Arne Traulsen

January 12, 2022

For further information please refer to https://www.evolbio.mpg.de/16397/group_evolutionarytheory
and contact the co-supervisors
Philipp Altrock for project 1: altrock@evolbio.mpg.de
Michael Sieber for project 1 and project 2: sieber@evolbio.mpg.de

Project 1. Theoretical and Data-driven Modeling of Cancer Evolution under Immunotherapy

Supervisors: Philipp Altrock and Arne Traulsen

Introduction: Many cancer types initially respond well to therapy, but later relapse. Combination therapy has become standard in many settings. These therapies expose the cancer cell population and its environment within the body to multiple stresses simultaneously or in fast sequence. The precise action and efficacy of many such combinations depends on the amount of cellular proliferation, the immune-status, and other complex mechanisms of evasion such a growth signaling. Based on features of the tumor at diagnosis, the beginning of treatment, and at selected (clinically accessible) timepoints, we wish to quantitatively model the dynamics of response and evasion.

Rationale: It has become increasingly evident that tumor dynamics and cellular interactions resemble features of an evolving ecosystem. It is now possible to measure properties of this ecosystem, especially regarding tumor cell dynamics and interactions that relate to the cancer-immune axis and immunotherapy. In addition, minimal residual disease (MRD) estimates have allowed to quantify response to treatment. To integrate these technology-driven advances, novel mathematical, computational and statistical approaches are needed.

Approach: Nonlinear deterministic dynamics that involve immune and tumor cells can be used to estimate interaction networks, multiplicative effects on growth rates, and to rank parameter importance. However, important effects at very low tumor burden may necessitate the integration of stochastic approaches. Together, these nonlinear and stochastic systems approaches will be used to model cellular and drug kinetics. In this project, novel mathematical approaches will be developed and applied to clinical scenarios, with the goal to understand the effects of tumor growth and tumor-immune interactions on therapy outcomes.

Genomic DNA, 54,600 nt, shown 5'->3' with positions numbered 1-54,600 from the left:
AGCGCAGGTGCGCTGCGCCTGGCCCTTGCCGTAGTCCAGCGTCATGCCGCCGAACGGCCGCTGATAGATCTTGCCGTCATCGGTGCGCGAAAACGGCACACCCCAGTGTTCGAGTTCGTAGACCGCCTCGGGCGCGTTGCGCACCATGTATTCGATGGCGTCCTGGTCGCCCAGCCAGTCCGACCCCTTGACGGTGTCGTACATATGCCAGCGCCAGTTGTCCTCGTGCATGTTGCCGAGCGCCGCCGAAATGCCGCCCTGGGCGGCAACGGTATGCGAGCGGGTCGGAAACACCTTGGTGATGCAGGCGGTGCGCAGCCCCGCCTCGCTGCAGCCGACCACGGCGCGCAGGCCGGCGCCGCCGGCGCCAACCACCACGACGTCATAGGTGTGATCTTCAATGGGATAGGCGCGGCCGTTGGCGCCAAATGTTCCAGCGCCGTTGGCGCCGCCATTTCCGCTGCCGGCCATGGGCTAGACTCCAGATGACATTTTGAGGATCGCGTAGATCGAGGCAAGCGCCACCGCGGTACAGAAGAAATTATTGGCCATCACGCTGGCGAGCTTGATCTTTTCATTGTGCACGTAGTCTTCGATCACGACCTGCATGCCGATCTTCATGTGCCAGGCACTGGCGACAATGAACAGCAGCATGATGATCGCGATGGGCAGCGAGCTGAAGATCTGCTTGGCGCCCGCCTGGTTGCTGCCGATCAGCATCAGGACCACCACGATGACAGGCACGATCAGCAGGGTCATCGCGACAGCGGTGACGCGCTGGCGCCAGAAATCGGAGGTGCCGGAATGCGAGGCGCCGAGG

Qualifications: We are looking for a candidate with a solid background in a quantitative field with a clear motivation to work on human biological questions, or a biologist who is sufficiently self-motivated to develop the necessary skillset in theoretical biology.

Literature

The roles of T cell competition and stochastic extinction events in chimeric antigen receptor T cell therapy

GJ Kimmel, FL Locke, PM Altrock

Proceedings of the Royal Society B: Biological Sciences 288 (1947), 20210229, 2021.

The impact of phenotypic heterogeneity of tumour cells on treatment and relapse dynamics

M Raatz, S Shah, G Chitadze, M Brüggemann, A Traulsen

PLoS Computational Biology 17 (2), e1008702, 2021.

The mathematics of cancer: integrating quantitative models

PM Altrock, LL Liu LL, F Michor

Nature Reviews Cancer 15 (12), 730, 2015.

Project 2. Microbiomes as metacommunities: Feedbacks between host-associated and environmental microbial communities

Supervisors: Michael Sieber and Arne Traulsen

All animals and plants are inhabited by diverse communities of microbial organisms – the microbiome - which can have fundamental roles in host functioning. The host organism and its microbiome form an intertwined ecological system shaped by ecological interactions, both within a single host and between different hosts and the environment. To fully capture the features of this system of interconnected, biotic habitats (the hosts) and the microbes living in those habitats and the environment requires several extensions of metacommunity theory [1]. This project aims to develop such extensions of metacommunity models. One concrete addition is that the reproduction and dispersal of hosts along with their microbiomes have the potential to change environmental microbial communities. This will in turn affect which microbes other hosts can pick up from the environment, thereby creating a feedback between host-associated and environmental communities. This feedback has the potential to change the evolutionary fate of both the host and the microbes [2].

References

[1] Miller, E. T., Svanbäck, R., and Bohannan, B. J. (2018). Microbiomes as metacommunities: understanding host-associated microbes through metacommunity ecology. Trends in Ecology & Evolution, 33, 926-935.

[2] Sieber, M., Traulsen, A., Schulenburg, H., & Douglas, A. E. (2021). On the evolutionary origins of host–microbe associations. Proceedings of the National Academy of Sciences, 118:e2016487118.

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